This 2014 Zurich study found that people adapt their goal-directed decision-making processes in certain ways.
First, the researchers found that the subjects usually acted as though the computational cost of evaluating all outcomes became too high once the process expanded to three or more levels. Their approach to a goal involved developing subgoals. For example, for a three-level goal:
“Level 3 was most frequently decomposed into a tree of depth 2 followed by a depth-1 tree.”
A level 3 tree had 24 potential outcomes (24 outcomes = 3*2x2x2) whereas a level 2 tree followed by a level 1 tree had 10 potential outcomes (10 outcomes = 2*2×2 + 1*2).
Second, the subjects memorized and reused subgoals after their initial formation. The researchers found that this practice didn’t produce results significantly different than the optimal solutions, but that could have been due to the study’s particular design. The design also ensured that the subjects’ use of subgoals wasn’t influenced by rewards.
“It is known that nonhuman primate choices, for instance, depend substantially on their own past choices, above and beyond the rewards associated with the decisions. Similar arguments have been made for human choices in a variety of tasks and settings and have been argued to be under dopaminergic and serotonergic control.”
Third, ALL 37 subjects were unwilling to evaluate decisions that had initial large losses, even if they could see that the path to reach the optimal solution went through this loss outcome. The researchers termed this behavior “pruning” and stated:
“Pruning is a Pavlovian and reflexive response to aversive outcomes.”
The lead author relied on a previous study he coauthored to elaborate on the third finding. One statement in the previous study was:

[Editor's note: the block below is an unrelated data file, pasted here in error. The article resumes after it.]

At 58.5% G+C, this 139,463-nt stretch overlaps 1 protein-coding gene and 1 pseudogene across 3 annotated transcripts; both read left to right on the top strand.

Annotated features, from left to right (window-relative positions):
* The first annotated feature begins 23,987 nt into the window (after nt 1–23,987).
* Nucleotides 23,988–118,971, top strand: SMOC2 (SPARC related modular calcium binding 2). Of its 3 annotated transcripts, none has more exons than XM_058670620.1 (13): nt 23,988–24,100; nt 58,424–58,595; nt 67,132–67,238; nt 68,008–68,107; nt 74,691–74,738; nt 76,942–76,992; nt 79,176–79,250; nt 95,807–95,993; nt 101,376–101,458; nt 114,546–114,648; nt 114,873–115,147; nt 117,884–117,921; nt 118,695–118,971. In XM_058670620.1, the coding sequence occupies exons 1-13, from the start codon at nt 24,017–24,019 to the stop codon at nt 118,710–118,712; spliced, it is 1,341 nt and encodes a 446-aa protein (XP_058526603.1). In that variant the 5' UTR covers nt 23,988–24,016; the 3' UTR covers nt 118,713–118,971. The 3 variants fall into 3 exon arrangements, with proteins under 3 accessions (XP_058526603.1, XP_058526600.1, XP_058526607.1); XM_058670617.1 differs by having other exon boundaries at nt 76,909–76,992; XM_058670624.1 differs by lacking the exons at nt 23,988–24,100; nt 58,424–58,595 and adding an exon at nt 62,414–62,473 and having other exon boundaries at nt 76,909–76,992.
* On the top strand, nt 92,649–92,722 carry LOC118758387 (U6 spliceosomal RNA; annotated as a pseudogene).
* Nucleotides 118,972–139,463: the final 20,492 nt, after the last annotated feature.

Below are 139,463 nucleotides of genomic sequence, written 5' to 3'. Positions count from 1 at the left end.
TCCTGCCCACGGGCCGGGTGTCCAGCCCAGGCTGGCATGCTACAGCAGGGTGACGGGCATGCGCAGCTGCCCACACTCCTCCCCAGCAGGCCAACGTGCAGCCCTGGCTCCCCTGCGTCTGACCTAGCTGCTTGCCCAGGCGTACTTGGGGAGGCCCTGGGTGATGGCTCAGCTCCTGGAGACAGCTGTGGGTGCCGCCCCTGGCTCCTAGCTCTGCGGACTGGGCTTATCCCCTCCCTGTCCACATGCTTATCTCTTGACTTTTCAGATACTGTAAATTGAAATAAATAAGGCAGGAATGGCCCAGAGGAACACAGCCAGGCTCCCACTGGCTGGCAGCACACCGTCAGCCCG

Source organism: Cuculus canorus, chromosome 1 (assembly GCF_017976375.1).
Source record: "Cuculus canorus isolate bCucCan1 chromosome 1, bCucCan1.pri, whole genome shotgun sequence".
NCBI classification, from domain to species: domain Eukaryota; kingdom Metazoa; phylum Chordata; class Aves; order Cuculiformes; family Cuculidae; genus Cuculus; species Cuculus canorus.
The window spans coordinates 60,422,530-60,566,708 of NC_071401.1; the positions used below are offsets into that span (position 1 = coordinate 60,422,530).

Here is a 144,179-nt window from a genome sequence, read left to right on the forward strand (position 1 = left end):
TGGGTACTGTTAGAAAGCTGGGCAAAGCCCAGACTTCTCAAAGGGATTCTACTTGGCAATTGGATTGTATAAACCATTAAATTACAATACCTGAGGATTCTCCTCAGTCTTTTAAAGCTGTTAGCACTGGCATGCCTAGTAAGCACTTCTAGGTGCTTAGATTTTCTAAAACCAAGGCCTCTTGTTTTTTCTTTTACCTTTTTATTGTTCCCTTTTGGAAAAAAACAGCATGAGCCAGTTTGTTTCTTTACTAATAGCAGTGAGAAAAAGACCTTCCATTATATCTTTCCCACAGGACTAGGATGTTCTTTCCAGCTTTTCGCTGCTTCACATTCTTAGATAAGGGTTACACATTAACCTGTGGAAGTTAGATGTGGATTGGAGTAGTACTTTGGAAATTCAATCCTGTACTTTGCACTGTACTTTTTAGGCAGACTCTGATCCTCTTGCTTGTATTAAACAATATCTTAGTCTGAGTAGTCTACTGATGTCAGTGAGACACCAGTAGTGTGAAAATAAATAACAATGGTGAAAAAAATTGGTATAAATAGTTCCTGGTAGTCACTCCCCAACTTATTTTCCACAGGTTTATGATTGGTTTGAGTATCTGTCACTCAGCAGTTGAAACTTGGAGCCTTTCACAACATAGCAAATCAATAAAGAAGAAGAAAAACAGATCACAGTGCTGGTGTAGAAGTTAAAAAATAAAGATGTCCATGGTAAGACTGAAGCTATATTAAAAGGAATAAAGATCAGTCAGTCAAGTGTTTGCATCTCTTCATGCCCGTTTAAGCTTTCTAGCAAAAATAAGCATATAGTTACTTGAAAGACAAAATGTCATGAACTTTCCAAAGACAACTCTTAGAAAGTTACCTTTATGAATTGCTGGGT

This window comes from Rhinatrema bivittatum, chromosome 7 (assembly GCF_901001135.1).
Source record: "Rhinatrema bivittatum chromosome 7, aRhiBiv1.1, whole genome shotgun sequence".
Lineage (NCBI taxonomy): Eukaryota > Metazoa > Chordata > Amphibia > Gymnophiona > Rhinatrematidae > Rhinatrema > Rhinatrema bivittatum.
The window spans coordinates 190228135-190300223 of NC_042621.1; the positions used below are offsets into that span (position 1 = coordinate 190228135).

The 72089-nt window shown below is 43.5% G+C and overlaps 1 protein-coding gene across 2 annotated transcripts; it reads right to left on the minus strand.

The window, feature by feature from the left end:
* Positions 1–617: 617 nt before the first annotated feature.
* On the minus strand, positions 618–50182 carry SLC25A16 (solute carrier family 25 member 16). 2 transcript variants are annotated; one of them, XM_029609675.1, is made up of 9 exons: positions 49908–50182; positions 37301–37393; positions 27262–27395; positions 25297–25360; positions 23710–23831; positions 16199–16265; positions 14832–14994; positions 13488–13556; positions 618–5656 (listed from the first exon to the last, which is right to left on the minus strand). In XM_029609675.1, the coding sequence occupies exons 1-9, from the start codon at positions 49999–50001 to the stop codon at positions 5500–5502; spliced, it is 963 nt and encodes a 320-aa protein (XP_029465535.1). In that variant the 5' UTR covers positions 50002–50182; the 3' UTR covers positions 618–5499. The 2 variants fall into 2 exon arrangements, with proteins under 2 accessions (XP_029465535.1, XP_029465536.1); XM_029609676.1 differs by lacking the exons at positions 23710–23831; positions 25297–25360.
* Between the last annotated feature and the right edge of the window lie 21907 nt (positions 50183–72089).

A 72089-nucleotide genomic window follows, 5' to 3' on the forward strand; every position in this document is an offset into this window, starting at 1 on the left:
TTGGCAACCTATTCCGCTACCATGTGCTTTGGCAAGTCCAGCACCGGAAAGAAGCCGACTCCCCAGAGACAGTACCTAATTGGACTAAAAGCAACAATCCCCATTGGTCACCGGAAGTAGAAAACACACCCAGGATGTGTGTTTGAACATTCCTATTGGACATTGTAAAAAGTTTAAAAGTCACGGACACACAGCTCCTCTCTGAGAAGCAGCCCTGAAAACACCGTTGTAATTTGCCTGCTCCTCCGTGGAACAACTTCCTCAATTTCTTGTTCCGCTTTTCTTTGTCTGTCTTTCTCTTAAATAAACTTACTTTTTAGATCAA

“This theory predicts excessive pruning to occur in subjects at risk for depression, and reduced pruning to occur during a depressive episode.”
The current study’s subjects were screened out for these conditions.
Fourth, the subjects’ use of larger subgoals wasn’t correlated to their verbal IQ.
So, what can we make of this research?
- Are shortcuts to our decision processes strictly a cerebral exercise per the first and second findings?
- Do we recycle our decision shortcuts like our primate relatives, uninfluenced by current rewards?
- Or is it rewarding to just not fully evaluate all of our alternatives?
- Do all of us always back away from decisions involving an initial painful loss, even when we may see the possibility of gaining a better outcome by persevering through the loss?
- Is it true that we excessively cut decision processes too short – such that many of our decisions are suboptimal – when we’re on our way to becoming depressed?
- Are we overwhelmed when depressed such that we don’t summon up the effort to cut short or otherwise evaluate decisional input?
Let me know your point of view.
http://www.pnas.org/content/112/10/3098.full “Interplay of approximate planning strategies”